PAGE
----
Your Back-Yard Pharmacy
by Christina Callicott
Jun 24, 2008 | 561 views | 0 0 comments | 2 2 recommendations | email to a friend | print
OURAY – In 1997, Americans spent $5 billion on herbal medicines, according to the National Institutes of Health. Anecdotal evidence suggests that the use of natural and herbal products, as well as the money spent on them, has exploded since then.

In the San Juan Mountains, the herbal pharmacy is right out our back door – and this week, Weehawken is offering a class that will teach you how to shop there for free, safely and effectively. On Friday, June 27, San Juan native Melanie Kent will offer a beginner herb walk to teach the identification and properties of some common edible and medicinal plants.

“This is an introductory class for people who have no experience, as well as for people who want to freshen up their skills,” Kent said.

The day will commence with an hour-long class to introduce students to the basics of botany and herbal medicine. After that, Kent will lead students on a field trip to identify plants in the wild and learn their medicinal and edible applications.

“This will be a gentle walk that people of all ages can enjoy,” she said. “We’re just going to see what’s happening out there, what’s blooming.” Kent said that the winter’s heavy snowfall should bring out an abundance of plants. “I’m really excited to see what we see after the huge winter. I think the plants and flowers are going to be bountiful this summer,” she said.

The location for this week’s herb walk was yet to be determined, but Kent said that it would probably be a gentle hike in the Amphitheater. She said that students could expect to learn plants such as arnica, yarrow, a variety of berry bushes, wild rose, osha, and nettles, among other species.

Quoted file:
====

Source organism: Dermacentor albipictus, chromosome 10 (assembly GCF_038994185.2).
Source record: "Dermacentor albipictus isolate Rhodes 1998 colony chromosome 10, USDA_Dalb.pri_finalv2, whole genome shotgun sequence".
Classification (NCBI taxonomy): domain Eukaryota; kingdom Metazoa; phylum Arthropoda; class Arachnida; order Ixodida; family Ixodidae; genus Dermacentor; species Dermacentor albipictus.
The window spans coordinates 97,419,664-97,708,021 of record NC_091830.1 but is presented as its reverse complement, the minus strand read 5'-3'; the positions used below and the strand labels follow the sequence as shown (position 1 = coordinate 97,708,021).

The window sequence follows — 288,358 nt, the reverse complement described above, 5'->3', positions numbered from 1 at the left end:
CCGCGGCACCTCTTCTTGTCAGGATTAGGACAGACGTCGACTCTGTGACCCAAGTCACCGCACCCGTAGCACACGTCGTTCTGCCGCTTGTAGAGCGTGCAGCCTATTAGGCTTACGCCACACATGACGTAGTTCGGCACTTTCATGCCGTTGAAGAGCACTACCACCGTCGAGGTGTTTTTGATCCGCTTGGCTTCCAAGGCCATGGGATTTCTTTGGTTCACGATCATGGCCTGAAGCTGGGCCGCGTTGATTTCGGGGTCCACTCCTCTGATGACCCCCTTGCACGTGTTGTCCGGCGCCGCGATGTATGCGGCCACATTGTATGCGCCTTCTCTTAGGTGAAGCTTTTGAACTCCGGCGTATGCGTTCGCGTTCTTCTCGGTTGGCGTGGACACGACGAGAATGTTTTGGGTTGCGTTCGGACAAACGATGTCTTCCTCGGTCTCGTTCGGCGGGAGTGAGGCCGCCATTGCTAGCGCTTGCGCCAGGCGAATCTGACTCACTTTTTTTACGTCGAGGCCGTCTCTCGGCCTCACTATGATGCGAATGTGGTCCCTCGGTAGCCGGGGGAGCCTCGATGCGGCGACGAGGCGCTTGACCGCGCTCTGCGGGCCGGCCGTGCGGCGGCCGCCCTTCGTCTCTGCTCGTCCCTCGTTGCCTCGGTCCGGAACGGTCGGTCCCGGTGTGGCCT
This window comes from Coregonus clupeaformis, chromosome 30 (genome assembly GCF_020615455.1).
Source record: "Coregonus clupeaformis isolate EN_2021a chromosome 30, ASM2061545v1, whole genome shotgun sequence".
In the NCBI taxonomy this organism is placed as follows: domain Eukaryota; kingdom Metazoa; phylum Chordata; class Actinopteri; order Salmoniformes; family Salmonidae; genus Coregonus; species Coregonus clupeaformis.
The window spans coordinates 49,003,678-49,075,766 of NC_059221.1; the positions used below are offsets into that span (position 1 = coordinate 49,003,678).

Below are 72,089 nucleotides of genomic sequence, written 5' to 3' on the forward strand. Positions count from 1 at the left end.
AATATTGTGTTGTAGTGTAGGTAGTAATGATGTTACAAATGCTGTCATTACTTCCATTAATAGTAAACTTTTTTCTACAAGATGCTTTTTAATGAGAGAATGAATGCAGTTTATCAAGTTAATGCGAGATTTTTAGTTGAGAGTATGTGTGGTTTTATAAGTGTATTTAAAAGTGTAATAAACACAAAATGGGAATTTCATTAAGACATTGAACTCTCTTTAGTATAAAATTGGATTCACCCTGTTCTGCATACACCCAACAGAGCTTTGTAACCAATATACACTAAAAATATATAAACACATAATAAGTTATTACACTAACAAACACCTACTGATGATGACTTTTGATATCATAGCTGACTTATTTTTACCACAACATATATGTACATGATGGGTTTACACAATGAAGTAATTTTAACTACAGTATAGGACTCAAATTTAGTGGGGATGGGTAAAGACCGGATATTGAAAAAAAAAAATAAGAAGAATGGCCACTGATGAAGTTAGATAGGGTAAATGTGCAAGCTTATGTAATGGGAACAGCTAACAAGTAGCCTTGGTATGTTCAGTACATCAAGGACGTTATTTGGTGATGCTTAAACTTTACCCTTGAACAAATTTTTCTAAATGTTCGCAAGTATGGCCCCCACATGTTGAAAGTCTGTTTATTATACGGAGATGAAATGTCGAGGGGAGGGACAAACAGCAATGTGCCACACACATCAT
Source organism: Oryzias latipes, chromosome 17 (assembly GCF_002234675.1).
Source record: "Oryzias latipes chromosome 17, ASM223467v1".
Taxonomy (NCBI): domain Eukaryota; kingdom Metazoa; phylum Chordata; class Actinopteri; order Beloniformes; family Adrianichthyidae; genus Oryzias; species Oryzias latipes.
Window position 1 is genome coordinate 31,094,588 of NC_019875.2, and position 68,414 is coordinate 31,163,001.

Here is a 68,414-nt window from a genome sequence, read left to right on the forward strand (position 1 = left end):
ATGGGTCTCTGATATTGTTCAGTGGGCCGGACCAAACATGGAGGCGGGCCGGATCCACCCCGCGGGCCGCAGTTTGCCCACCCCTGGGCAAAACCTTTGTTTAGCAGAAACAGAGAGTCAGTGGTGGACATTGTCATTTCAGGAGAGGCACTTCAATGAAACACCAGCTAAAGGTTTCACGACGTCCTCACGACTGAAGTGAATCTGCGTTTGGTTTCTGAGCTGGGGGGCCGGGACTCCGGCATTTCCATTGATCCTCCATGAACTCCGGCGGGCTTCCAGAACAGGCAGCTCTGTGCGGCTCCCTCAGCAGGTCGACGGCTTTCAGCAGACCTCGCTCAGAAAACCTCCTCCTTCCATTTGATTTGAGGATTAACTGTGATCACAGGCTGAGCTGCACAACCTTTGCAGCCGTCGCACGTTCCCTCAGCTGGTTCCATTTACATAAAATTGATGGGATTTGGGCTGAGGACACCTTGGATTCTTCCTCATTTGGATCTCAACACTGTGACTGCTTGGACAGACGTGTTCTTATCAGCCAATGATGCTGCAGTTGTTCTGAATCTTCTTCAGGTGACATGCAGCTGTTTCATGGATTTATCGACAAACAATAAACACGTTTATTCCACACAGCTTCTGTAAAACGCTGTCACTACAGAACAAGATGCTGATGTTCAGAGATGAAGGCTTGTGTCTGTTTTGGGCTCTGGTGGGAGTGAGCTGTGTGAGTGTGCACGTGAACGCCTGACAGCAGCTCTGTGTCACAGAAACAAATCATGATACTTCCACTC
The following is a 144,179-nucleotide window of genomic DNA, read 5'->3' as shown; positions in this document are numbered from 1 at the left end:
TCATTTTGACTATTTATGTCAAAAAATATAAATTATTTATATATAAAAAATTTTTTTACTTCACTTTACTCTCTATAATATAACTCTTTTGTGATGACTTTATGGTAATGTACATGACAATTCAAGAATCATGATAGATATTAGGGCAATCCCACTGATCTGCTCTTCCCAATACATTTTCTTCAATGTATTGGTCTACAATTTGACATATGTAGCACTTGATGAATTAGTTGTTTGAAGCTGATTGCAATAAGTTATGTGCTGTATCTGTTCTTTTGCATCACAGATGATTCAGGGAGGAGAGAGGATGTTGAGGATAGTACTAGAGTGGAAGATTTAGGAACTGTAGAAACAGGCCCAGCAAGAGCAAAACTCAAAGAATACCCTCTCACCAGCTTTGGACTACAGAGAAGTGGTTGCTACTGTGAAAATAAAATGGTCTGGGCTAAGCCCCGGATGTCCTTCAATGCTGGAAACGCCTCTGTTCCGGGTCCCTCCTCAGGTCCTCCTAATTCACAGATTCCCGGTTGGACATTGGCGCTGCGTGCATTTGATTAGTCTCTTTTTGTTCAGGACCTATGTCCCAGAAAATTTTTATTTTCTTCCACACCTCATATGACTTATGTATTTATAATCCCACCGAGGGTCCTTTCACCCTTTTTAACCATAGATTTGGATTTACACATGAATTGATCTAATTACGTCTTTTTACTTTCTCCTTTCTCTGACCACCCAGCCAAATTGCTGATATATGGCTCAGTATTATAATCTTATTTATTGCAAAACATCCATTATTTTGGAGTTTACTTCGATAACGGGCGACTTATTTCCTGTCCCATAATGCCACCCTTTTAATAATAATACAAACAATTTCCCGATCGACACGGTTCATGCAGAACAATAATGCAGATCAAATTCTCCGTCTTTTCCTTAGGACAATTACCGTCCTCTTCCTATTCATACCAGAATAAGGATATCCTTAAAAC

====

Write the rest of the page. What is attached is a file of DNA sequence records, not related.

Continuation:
Kent, who grew up hiking the mountains of southwest Colorado, said that she has always been interested in plants.

“I’ve always been drawn to plants and identifying them. The next obvious step was learning their uses. I was always interested in their edible uses and how native people used the plants,” she said. Kent is a certified clinical herbalist, having completed a three-year program in plant medicine at the Rocky Mountain Center for Botanical Studies. Kent makes herbal medicines and preparations for her family and her community; she leads herb walks regularly in Ouray and Telluride for students from pre-school age through the elderly.

This week’s class will meet at 9:30 a.m. at St. John’s Episcopal Church, 329 5th Avenue in Ouray. It costs $30 for WCA members and $33 for non-members.

Weehawken will host Kent for a follow-up Intermediate Herb Walk on July 19. In this class, Kent will guide students on a moderate hike to some higher elevation terrain, where different types of medicines grow. She will also teach some of the basics of medicine preparation. This class will take place from 9 a.m.-4 p.m. at a location to be determined; it costs $30 for WCA members and $33 for non-members; there is a discount for payment before July 15.

For more information on these classes and Weehawken’s other offerings, call Ashley King at 970/318-0150 or go to weekhawkenarts.org.
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